[Editor's note: Bassist Jeff Berlin first emerged in the early 1970s with artists including Gil Evans
, Ray Barretto
, Pee Wee Ellis
and Don Pullen
. But it was his fusion work with British drummer Bill Bruford
on albums including Feels Good to Me
(Winterfold, 1977) and One of a Kind
(Winterfold, 1979) that he gained greater international exposure and a reputation as one of jazz's finest (and undervalued) electric bassists. Since that time, Berlin has released a small but significant discography including Lumpy Jazz
(M.A.J., 2004) and Aneurhythms
(M.A.J., 2007), and founded of The Players School of Music in Clearwater, Florida. Here, he delivers a personal tribute to the recently departed musician and master educator, Charlie Banacos.]
I know what cancer can do to a family because my son had it when he was five years old. But, unlike my friend and teacher Charlie Banacos, Jason beat the disease that recently took the greatest music teacher I ever had.
Back in the late 1970s, I was a young bassist making my mark in the New York music scene. Most nights I played almost every club with the top guys. During the day, I stood next to Will Lee
, Anthony Jackson and Steve Gadd
at the musician's union to collect my royalty checks for all the jingles and record dates that I was doing at that time.
While my income and reputation were growing, my interest in music eventually took precedence over my wish for a career in music. I simply had to know more things about playing than I already knew. I made an easy decision and simply chucked it all in, just quit on New York and packed up a moving truck and moved to Boston. Why Boston? There was a music teacher there that everybody was talking about named Charlie Banacos. I had heard that he was a phenom, that he could change any player's musical life. The word was, this guy was someone so unique that there almost was no precedence for what and how he taught. I heard that he could listen to anyone and prescribe and update via new musical information to improve one's playing. I was so excited at the prospect of spending time with this brilliant and motivated teacher that, in 1978, while touring and recording with Bill Bruford, I moved north and rented an apartment on Queensbury Street in Boston in the same building that guitarist Mike Stern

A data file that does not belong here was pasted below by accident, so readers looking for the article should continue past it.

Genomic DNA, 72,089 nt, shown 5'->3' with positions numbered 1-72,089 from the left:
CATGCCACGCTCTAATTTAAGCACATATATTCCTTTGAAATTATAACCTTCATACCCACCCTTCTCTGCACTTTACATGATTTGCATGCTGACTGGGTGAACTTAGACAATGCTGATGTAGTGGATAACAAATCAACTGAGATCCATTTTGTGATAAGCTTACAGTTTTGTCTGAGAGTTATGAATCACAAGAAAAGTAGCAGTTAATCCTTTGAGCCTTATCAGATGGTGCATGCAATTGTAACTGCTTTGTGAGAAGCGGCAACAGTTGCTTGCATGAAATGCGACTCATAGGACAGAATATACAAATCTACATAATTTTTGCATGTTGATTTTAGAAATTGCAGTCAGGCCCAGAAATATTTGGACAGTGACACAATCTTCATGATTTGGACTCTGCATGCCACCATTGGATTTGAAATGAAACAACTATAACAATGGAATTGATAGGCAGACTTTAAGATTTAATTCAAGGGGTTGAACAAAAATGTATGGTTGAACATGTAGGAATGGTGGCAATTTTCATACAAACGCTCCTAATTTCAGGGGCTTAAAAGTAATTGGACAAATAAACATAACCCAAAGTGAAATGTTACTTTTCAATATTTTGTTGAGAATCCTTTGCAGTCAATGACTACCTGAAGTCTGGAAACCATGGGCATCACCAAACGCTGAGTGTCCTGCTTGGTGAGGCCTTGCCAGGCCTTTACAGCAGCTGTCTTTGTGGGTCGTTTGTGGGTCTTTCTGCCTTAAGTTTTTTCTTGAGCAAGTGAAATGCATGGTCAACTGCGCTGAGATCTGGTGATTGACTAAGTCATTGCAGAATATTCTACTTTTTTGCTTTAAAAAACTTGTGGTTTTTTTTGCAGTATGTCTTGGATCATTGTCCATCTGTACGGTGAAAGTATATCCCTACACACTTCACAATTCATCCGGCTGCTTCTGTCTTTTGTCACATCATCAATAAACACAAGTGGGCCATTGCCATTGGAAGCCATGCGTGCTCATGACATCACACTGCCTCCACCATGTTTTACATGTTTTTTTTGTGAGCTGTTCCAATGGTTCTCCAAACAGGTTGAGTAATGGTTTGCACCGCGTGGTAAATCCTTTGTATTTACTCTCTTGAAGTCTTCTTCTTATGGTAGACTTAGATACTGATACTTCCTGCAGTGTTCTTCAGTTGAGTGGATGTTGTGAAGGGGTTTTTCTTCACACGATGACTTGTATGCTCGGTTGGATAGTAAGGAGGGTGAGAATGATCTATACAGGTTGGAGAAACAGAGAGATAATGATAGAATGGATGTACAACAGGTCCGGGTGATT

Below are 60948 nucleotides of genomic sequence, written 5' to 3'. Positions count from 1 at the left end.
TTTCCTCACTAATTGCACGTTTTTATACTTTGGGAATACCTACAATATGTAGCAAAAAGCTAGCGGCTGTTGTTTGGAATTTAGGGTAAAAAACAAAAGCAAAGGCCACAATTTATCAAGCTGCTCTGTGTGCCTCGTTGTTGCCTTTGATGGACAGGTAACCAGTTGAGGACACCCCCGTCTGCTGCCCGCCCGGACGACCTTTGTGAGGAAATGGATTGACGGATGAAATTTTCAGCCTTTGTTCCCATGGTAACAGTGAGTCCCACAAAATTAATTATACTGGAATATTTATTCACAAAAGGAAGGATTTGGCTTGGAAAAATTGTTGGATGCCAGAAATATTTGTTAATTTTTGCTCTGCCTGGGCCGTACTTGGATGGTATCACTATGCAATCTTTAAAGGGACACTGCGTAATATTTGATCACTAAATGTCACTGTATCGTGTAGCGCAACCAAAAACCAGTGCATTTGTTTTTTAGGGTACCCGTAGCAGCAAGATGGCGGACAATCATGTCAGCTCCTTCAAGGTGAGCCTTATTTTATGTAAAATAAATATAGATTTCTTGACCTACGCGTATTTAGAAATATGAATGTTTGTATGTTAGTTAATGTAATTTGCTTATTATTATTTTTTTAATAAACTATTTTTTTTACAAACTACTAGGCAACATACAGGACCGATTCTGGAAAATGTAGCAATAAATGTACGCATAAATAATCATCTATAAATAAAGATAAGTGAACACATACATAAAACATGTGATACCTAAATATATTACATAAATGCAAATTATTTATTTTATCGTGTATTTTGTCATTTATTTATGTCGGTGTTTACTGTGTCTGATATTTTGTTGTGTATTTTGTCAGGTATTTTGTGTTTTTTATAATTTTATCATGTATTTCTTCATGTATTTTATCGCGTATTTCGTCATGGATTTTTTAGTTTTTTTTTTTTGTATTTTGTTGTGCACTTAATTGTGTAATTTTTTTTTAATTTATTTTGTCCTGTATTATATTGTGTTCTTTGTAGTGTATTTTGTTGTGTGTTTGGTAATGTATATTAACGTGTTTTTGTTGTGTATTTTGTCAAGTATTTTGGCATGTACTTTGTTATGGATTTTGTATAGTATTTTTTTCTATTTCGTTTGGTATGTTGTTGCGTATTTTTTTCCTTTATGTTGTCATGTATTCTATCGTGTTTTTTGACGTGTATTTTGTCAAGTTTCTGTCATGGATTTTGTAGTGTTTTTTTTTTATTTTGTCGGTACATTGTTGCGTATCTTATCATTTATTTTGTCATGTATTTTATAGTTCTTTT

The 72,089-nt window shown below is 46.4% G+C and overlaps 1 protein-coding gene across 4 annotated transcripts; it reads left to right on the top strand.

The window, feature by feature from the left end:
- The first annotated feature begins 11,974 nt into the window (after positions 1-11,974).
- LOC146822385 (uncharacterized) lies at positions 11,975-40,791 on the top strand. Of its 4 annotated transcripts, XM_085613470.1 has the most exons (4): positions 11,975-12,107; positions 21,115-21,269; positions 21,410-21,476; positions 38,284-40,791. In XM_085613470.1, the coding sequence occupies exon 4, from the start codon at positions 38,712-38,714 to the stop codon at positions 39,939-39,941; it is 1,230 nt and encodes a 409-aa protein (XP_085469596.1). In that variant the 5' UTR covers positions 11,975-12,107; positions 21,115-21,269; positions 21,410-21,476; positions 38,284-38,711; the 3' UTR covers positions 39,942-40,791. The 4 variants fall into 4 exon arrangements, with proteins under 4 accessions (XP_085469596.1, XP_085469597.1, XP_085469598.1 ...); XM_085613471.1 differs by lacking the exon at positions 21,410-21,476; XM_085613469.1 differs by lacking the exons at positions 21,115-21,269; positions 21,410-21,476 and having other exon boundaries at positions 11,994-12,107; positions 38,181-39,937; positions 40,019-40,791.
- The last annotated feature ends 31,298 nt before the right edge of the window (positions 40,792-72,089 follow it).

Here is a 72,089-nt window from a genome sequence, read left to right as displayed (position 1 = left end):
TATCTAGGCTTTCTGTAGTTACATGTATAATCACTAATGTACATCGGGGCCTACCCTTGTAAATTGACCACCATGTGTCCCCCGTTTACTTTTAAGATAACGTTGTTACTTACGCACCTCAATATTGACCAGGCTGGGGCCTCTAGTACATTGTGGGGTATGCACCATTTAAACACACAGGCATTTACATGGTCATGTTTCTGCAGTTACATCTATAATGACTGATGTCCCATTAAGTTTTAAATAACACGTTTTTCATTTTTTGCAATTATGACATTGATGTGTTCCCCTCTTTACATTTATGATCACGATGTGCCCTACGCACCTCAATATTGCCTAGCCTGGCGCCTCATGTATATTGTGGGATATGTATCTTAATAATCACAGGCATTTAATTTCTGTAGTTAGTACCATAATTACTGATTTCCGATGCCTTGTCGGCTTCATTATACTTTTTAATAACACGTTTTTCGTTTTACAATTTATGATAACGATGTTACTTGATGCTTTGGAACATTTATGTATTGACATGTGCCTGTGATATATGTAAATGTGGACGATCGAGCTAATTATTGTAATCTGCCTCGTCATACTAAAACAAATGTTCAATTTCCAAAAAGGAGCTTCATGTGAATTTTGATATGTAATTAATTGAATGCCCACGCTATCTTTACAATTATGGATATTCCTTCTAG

coincidentally lived in, and then contacted Charlie and asked to take lessons with him.
Charlie was already a local legend. People spoke of him with respect. He was a guy who also taught Berklee and New England Conservatory students while they were still in school. This was a serious guy and his students were serious musicians. This was the environment that I wanted to be in. When I started to study with him, I found out that his reputation wasn't exaggerated in the least. Actually, it didn't even come close to the actual truth about his great gifts to teach and to create one-of-a-kind lessons.
At the time, he had a small studio off of Beacon Street in Brookline. That little space that he rented was Ground Zero for some of the most outstanding music lessons in jazz. To think about it now, it is almost inconceivable to imagine that the world of music wasn't aware about the astonishing events of musical greatness that were going on in that little cubicle off of Beacon Street.
Right away with me, he hit a few notes and some intervals on the piano to check out my ear. This was the first lesson that led to a relationship between us that lasted over 30 years. No matter where I was in my career, I knew that Charlie would give me learning principles to raise my game, to help me to search even deeper for something special to learn in music. He simply was a bottomless well of musical information. His gifts were so widely regarded that some of the greatest players in jazz sought out his lessons while they were already famous. For all their fame, Dave Liebman
, Michael Brecker
and Jerry Bergonzi
stood in awe of Charlie Banacos.
It is interesting to note that this dedicated musician was also a guy with a kooky sense of humor. He was a wacky guy, and our individual wackiness jelled beautifully. Charlie just didn't appear to be the kind of guy who could also be the brilliant musician that he was. As a man, he was pretty much the opposite in appearance to what one might think a musical genius should look like (whatever that might be). This modest looking fellow blended right into that group that might be called the "common man"; he just didn't stand out in appearance or bearing. He had a high, almost squeaky voice with a heavy "Baston" accent and if clothing defined genius, then Charlie was Rodney Dangerfield in Easy Money (1983). In reflection, it was kind of ironic that inside this humorous average fellow beat the heart and mind of one of the greatest music teachers of the 20th and 21st centuries.